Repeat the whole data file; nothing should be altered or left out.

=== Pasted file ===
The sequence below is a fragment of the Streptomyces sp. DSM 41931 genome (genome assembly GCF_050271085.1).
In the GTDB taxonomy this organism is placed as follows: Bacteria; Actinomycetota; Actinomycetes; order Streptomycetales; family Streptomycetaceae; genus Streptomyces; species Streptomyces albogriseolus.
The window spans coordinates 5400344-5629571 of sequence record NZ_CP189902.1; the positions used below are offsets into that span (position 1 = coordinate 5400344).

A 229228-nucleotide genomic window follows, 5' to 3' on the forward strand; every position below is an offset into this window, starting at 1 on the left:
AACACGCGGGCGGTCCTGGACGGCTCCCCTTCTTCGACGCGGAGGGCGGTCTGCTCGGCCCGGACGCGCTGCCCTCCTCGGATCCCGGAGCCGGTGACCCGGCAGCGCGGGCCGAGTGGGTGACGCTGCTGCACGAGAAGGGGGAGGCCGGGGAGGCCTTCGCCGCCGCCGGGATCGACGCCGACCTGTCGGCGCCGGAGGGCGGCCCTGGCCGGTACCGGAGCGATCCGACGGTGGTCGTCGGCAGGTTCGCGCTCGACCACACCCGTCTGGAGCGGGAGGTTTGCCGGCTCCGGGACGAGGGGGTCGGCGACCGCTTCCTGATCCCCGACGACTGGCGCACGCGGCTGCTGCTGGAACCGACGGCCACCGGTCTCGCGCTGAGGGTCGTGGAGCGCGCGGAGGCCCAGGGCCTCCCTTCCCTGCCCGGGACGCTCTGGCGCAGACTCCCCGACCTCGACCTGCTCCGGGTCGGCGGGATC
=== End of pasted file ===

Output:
The sequence below is a fragment of the Streptomyces sp. DSM 41931 genome (genome assembly GCF_050271085.1).
In the GTDB taxonomy this organism is placed as follows: Bacteria; Actinomycetota; Actinomycetes; order Streptomycetales; family Streptomycetaceae; genus Streptomyces; species Streptomyces albogriseolus.
The window spans coordinates 5400344-5629571 of sequence record NZ_CP189902.1; the positions used below are offsets into that span (position 1 = coordinate 5400344).

A 229228-nucleotide genomic window follows, 5' to 3' on the forward strand; every position below is an offset into this window, starting at 1 on the left:
AACACGCGGGCGGTCCTGGACGGCTCCCCTTCTTCGACGCGGAGGGCGGTCTGCTCGGCCCGGACGCGCTGCCCTCCTCGGATCCCGGAGCCGGTGACCCGGCAGCGCGGGCCGAGTGGGTGACGCTGCTGCACGAGAAGGGGGAGGCCGGGGAGGCCTTCGCCGCCGCCGGGATCGACGCCGACCTGTCGGCGCCGGAGGGCGGCCCTGGCCGGTACCGGAGCGATCCGACGGTGGTCGTCGGCAGGTTCGCGCTCGACCACACCCGTCTGGAGCGGGAGGTTTGCCGGCTCCGGGACGAGGGGGTCGGCGACCGCTTCCTGATCCCCGACGACTGGCGCACGCGGCTGCTGCTGGAACCGACGGCCACCGGTCTCGCGCTGAGGGTCGTGGAGCGCGCGGAGGCCCAGGGCCTCCCTTCCCTGCCCGGGACGCTCTGGCGCAGACTCCCCGACCTCGACCTGCTCCGGGTCGGCGGGATC